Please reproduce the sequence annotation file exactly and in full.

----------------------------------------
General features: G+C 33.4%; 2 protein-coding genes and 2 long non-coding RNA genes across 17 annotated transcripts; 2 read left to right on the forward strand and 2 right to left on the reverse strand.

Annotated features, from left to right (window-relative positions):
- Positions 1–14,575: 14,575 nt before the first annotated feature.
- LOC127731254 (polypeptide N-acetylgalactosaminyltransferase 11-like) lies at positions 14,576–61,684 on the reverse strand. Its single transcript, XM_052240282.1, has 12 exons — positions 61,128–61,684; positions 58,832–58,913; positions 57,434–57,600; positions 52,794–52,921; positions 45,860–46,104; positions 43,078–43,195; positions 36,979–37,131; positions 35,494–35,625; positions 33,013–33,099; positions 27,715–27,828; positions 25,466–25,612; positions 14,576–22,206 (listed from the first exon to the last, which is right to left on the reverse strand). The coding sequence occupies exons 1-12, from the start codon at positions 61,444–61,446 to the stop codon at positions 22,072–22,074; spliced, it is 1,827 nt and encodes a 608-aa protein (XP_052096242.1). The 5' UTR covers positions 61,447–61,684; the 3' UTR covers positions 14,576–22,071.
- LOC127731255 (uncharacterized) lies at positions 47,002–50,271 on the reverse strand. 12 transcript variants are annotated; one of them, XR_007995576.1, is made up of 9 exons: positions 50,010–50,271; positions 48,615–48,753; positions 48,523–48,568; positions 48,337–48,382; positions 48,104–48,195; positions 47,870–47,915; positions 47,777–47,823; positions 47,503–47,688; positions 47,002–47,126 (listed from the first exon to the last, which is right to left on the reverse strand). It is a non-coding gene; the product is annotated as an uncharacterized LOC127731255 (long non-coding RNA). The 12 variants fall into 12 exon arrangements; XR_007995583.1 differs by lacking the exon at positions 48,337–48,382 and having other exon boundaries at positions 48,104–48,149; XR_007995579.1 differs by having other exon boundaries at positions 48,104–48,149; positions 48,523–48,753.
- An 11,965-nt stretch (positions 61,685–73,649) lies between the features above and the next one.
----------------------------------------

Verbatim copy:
General features: G+C 33.4%; 2 protein-coding genes and 2 long non-coding RNA genes across 17 annotated transcripts; 2 read left to right on the forward strand and 2 right to left on the reverse strand.

Annotated features, from left to right (window-relative positions):
- Positions 1–14,575: 14,575 nt before the first annotated feature.
- LOC127731254 (polypeptide N-acetylgalactosaminyltransferase 11-like) lies at positions 14,576–61,684 on the reverse strand. Its single transcript, XM_052240282.1, has 12 exons — positions 61,128–61,684; positions 58,832–58,913; positions 57,434–57,600; positions 52,794–52,921; positions 45,860–46,104; positions 43,078–43,195; positions 36,979–37,131; positions 35,494–35,625; positions 33,013–33,099; positions 27,715–27,828; positions 25,466–25,612; positions 14,576–22,206 (listed from the first exon to the last, which is right to left on the reverse strand). The coding sequence occupies exons 1-12, from the start codon at positions 61,444–61,446 to the stop codon at positions 22,072–22,074; spliced, it is 1,827 nt and encodes a 608-aa protein (XP_052096242.1). The 5' UTR covers positions 61,447–61,684; the 3' UTR covers positions 14,576–22,071.
- LOC127731255 (uncharacterized) lies at positions 47,002–50,271 on the reverse strand. 12 transcript variants are annotated; one of them, XR_007995576.1, is made up of 9 exons: positions 50,010–50,271; positions 48,615–48,753; positions 48,523–48,568; positions 48,337–48,382; positions 48,104–48,195; positions 47,870–47,915; positions 47,777–47,823; positions 47,503–47,688; positions 47,002–47,126 (listed from the first exon to the last, which is right to left on the reverse strand). It is a non-coding gene; the product is annotated as an uncharacterized LOC127731255 (long non-coding RNA). The 12 variants fall into 12 exon arrangements; XR_007995583.1 differs by lacking the exon at positions 48,337–48,382 and having other exon boundaries at positions 48,104–48,149; XR_007995579.1 differs by having other exon boundaries at positions 48,104–48,149; positions 48,523–48,753.
- An 11,965-nt stretch (positions 61,685–73,649) lies between the features above and the next one.